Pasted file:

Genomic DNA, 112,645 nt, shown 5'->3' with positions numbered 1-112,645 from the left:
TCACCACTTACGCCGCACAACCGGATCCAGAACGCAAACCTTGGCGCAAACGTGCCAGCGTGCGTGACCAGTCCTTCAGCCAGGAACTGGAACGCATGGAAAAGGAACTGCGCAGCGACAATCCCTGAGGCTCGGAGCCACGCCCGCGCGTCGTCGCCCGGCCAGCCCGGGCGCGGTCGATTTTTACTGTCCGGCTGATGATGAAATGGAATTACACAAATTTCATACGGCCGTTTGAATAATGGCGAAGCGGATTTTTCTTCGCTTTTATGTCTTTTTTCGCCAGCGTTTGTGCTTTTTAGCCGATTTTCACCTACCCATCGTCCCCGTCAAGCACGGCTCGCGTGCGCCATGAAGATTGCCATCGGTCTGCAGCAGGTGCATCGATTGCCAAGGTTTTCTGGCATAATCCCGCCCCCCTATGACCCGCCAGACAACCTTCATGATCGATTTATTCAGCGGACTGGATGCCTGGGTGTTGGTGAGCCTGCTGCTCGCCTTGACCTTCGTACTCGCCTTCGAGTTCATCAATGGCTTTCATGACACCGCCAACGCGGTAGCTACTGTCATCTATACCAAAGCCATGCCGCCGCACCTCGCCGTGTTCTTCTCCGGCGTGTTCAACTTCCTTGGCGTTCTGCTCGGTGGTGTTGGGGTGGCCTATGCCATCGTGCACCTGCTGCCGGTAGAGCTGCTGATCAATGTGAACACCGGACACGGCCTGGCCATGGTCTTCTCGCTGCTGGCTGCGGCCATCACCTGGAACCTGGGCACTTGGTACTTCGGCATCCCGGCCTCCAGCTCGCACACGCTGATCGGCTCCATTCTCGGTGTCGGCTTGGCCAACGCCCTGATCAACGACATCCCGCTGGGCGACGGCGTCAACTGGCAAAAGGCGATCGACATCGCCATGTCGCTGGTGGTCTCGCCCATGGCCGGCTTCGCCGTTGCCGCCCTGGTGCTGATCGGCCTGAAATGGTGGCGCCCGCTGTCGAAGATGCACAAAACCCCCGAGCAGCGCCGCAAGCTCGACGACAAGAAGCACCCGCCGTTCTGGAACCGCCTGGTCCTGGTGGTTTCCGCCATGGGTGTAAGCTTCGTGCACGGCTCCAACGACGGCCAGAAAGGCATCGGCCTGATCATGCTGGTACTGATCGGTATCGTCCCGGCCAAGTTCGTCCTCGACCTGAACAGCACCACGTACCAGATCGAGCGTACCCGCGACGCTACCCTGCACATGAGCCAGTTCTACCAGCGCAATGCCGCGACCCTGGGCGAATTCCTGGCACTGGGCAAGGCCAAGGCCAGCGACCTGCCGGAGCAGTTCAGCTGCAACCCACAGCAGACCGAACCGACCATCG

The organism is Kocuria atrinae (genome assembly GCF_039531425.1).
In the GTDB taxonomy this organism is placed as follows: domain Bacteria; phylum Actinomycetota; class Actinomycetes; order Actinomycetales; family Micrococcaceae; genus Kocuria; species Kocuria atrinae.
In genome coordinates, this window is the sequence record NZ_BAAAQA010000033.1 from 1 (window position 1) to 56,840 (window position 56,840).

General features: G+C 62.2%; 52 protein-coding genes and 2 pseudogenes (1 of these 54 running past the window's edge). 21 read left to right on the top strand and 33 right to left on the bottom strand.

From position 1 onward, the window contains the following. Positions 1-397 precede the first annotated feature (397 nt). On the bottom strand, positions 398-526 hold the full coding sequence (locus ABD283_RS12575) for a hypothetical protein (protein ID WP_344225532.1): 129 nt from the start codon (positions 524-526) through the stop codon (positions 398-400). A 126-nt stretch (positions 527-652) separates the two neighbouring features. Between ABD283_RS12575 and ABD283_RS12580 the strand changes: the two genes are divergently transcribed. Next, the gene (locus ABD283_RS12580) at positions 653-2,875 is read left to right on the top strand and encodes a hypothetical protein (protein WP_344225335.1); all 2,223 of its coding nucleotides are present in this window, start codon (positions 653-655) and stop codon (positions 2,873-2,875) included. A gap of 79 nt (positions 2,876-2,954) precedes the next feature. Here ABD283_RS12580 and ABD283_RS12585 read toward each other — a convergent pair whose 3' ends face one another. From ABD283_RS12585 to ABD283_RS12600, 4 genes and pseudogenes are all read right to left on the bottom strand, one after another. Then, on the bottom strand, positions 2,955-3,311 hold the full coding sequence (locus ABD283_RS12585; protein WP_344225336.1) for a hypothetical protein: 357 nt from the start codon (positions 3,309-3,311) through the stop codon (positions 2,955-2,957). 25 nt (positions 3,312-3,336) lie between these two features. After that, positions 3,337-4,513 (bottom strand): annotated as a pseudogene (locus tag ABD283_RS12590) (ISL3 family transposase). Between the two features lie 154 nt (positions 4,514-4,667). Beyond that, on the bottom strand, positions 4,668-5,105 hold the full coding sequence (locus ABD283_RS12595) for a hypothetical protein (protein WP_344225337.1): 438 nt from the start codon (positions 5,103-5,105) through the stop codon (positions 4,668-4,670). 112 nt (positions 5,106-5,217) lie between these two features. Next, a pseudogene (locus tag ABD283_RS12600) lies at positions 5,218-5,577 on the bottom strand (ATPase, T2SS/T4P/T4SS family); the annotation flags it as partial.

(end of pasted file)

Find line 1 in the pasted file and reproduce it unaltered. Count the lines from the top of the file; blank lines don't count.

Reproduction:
Genomic DNA, 112,645 nt, shown 5'->3' with positions numbered 1-112,645 from the left: